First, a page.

WARNING: This article may contain SPOILERS on the mentioned Quentin Tarantino films
Quentin Tarantino he is perhaps the most pop director of the last 20 years. Ever since his debut with the film Hyenas, was immensely acclaimed by the public – in contrast, often, with the more conflicting opinions of the critics. Famous for its long-winded dialogues and violence, Di Lui is an auteur cinema that has been able to win the hearts of cinephiles from all over the world, giving the genre pulp a new mask, reaching an excellent compromise between the quality of the writing and the action element, elements that he knows how to balance with skill, creating an entertainment of the highest quality. A director who has been able to carefully juggle even very different genres, offering us the opportunity to attend extraordinary actor performances and enjoy splendid soundtracks – among which, for us Italians, those created by the compatriot undoubtedly excel Ennio Morricone.
Quentin Tarantino gave us impactful cinema. Pulp Fiction, Once Upon a Time in Hollywood and Kill Bill are just some of the most famous examples of his directorial skills. Let’s discover together some curiosities directly from the sets of these great films.
1) The Hateful Eight’s guitar
In 2015 The Hateful Eight was released in cinemas around the world (in some, in limited edition, even in 70 mm film), a western with thriller implications and which from a certain playing time becomes a closed-room crime. In fact, most of the events narrated take place in a single location: an emporium where, due to a series of more or less desired coincidences, the eight protagonists of the title meet. In one scene, criminal Daisy Domergue is playing a guitar and sings a mocking song towards his jailer, John Ruth known as ‘the executioner’ played by Kurt Russell. The latter, in a fit of anger, takes the instrument and then smashes it with fury. Few perhaps know that the bewildered reaction of Jennifer Jason Leigh, interpreter of Daisy, is not fiction: the guitar was an original model Martin from the 70s of a value of approx $40,000! The precious instrument had been loaned to Tarantino by a Pennsylvania museum, and had to be returned after filming as it would have been replaced by a fake in the aforementioned scene. However, Kurt Russell believed that the guitar had been replaced by a banal reproduction and had no problems disintegrating it.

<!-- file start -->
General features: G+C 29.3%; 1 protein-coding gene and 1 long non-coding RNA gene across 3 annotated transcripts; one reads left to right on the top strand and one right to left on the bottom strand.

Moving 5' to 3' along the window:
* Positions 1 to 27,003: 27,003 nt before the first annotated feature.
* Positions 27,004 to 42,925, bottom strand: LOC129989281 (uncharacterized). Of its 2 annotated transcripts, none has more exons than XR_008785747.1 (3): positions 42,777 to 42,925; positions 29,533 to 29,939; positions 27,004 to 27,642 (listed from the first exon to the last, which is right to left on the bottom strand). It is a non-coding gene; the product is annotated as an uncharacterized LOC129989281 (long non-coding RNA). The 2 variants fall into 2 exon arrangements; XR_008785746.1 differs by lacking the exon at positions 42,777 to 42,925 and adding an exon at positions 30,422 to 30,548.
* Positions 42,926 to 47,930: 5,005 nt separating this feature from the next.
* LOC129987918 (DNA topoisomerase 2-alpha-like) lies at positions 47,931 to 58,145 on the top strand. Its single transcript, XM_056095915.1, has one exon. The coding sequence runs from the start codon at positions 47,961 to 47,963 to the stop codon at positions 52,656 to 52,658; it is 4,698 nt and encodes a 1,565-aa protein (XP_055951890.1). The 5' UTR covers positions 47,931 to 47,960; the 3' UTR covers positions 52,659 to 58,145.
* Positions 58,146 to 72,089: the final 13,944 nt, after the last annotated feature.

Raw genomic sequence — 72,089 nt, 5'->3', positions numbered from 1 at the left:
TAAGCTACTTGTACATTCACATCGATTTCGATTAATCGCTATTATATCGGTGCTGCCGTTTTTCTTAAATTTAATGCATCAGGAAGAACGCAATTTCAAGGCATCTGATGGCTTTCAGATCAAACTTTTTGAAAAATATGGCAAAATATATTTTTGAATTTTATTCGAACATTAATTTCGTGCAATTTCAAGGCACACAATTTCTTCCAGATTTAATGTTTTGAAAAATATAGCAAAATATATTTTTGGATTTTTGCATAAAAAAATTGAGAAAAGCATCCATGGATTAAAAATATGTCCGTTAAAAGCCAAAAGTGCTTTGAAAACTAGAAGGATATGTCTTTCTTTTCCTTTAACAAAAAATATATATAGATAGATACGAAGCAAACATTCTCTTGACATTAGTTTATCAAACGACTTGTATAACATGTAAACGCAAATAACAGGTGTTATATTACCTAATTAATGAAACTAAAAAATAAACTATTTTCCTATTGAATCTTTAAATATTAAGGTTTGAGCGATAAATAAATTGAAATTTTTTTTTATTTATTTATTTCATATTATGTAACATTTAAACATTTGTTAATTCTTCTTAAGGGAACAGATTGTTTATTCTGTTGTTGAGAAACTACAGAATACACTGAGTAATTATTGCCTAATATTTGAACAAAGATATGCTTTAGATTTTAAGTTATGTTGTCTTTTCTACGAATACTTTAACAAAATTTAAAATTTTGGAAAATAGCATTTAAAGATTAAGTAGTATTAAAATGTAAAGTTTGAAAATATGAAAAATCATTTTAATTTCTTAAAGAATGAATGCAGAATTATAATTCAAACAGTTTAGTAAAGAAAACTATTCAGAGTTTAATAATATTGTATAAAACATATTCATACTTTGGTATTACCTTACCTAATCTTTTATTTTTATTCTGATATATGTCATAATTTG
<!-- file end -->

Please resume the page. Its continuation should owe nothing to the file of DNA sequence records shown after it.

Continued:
2) The ‘reverse’ scene from Pulp Fiction
Pulp Fiction is the cult par excellence among Quentin Tarantino’s films. The most discussed, the most loved, the most quoted – and, like it or not, the most remembered. There are no other films by the director that equal it in popularity, and the fact that it is still so successful today despite being released in theaters in 1994 is definitely significant. However, despite its popularity, not everyone knows that one of the most iconic scenes, that of Mia Wallace’s overdose, was filmed exactly the opposite of how we see it: the take started when the needle was already in the body of the actress Uma Thurmane John Travolta aka Vincent Vega actually pulled her towards him decisively. During editing, the order of events was reversed so as to give the impression that the syringe was planted directly into the actress’s chest.